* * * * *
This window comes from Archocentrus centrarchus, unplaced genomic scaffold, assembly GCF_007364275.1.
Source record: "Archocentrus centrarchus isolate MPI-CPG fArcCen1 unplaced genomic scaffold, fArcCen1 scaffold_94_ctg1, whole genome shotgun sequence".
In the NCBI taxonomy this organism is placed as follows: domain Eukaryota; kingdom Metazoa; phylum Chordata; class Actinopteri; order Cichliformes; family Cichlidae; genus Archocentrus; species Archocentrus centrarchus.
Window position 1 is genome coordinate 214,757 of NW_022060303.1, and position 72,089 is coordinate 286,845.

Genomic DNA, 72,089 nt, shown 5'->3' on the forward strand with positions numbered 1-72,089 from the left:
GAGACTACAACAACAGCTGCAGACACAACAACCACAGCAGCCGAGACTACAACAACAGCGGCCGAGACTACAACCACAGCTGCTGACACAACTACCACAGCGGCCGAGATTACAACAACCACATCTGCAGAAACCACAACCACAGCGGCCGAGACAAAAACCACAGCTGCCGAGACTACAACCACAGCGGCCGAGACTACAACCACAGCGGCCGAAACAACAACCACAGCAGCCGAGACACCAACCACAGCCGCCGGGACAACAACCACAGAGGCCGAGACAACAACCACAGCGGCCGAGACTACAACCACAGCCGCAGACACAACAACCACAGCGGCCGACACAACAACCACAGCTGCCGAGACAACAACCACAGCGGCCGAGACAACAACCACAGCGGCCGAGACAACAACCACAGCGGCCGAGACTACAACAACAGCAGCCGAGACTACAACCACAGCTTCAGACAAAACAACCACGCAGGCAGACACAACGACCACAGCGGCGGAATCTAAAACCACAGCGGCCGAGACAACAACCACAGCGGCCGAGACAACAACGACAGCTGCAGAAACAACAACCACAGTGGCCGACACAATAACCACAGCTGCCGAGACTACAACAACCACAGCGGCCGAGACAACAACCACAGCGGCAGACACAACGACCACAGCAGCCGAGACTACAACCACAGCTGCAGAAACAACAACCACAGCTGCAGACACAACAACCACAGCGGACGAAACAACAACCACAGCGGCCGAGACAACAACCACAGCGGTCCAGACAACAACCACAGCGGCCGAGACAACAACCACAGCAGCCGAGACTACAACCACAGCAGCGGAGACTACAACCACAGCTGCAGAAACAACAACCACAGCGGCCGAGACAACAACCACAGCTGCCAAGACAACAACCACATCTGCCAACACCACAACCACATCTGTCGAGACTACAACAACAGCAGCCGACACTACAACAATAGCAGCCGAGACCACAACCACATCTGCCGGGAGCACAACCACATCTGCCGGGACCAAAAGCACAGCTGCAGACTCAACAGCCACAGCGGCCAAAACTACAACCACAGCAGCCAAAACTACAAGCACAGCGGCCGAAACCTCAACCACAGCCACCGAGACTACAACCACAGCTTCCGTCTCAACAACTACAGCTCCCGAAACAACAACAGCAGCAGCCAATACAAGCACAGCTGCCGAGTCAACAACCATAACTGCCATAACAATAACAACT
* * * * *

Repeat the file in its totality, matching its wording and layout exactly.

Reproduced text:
This window comes from Archocentrus centrarchus, unplaced genomic scaffold, assembly GCF_007364275.1.
Source record: "Archocentrus centrarchus isolate MPI-CPG fArcCen1 unplaced genomic scaffold, fArcCen1 scaffold_94_ctg1, whole genome shotgun sequence".
In the NCBI taxonomy this organism is placed as follows: domain Eukaryota; kingdom Metazoa; phylum Chordata; class Actinopteri; order Cichliformes; family Cichlidae; genus Archocentrus; species Archocentrus centrarchus.
Window position 1 is genome coordinate 214,757 of NW_022060303.1, and position 72,089 is coordinate 286,845.

Genomic DNA, 72,089 nt, shown 5'->3' on the forward strand with positions numbered 1-72,089 from the left:
GAGACTACAACAACAGCTGCAGACACAACAACCACAGCAGCCGAGACTACAACAACAGCGGCCGAGACTACAACCACAGCTGCTGACACAACTACCACAGCGGCCGAGATTACAACAACCACATCTGCAGAAACCACAACCACAGCGGCCGAGACAAAAACCACAGCTGCCGAGACTACAACCACAGCGGCCGAGACTACAACCACAGCGGCCGAAACAACAACCACAGCAGCCGAGACACCAACCACAGCCGCCGGGACAACAACCACAGAGGCCGAGACAACAACCACAGCGGCCGAGACTACAACCACAGCCGCAGACACAACAACCACAGCGGCCGACACAACAACCACAGCTGCCGAGACAACAACCACAGCGGCCGAGACAACAACCACAGCGGCCGAGACAACAACCACAGCGGCCGAGACTACAACAACAGCAGCCGAGACTACAACCACAGCTTCAGACAAAACAACCACGCAGGCAGACACAACGACCACAGCGGCGGAATCTAAAACCACAGCGGCCGAGACAACAACCACAGCGGCCGAGACAACAACGACAGCTGCAGAAACAACAACCACAGTGGCCGACACAATAACCACAGCTGCCGAGACTACAACAACCACAGCGGCCGAGACAACAACCACAGCGGCAGACACAACGACCACAGCAGCCGAGACTACAACCACAGCTGCAGAAACAACAACCACAGCTGCAGACACAACAACCACAGCGGACGAAACAACAACCACAGCGGCCGAGACAACAACCACAGCGGTCCAGACAACAACCACAGCGGCCGAGACAACAACCACAGCAGCCGAGACTACAACCACAGCAGCGGAGACTACAACCACAGCTGCAGAAACAACAACCACAGCGGCCGAGACAACAACCACAGCTGCCAAGACAACAACCACATCTGCCAACACCACAACCACATCTGTCGAGACTACAACAACAGCAGCCGACACTACAACAATAGCAGCCGAGACCACAACCACATCTGCCGGGAGCACAACCACATCTGCCGGGACCAAAAGCACAGCTGCAGACTCAACAGCCACAGCGGCCAAAACTACAACCACAGCAGCCAAAACTACAAGCACAGCGGCCGAAACCTCAACCACAGCCACCGAGACTACAACCACAGCTTCCGTCTCAACAACTACAGCTCCCGAAACAACAACAGCAGCAGCCAATACAAGCACAGCTGCCGAGTCAACAACCATAACTGCCATAACAATAACAACT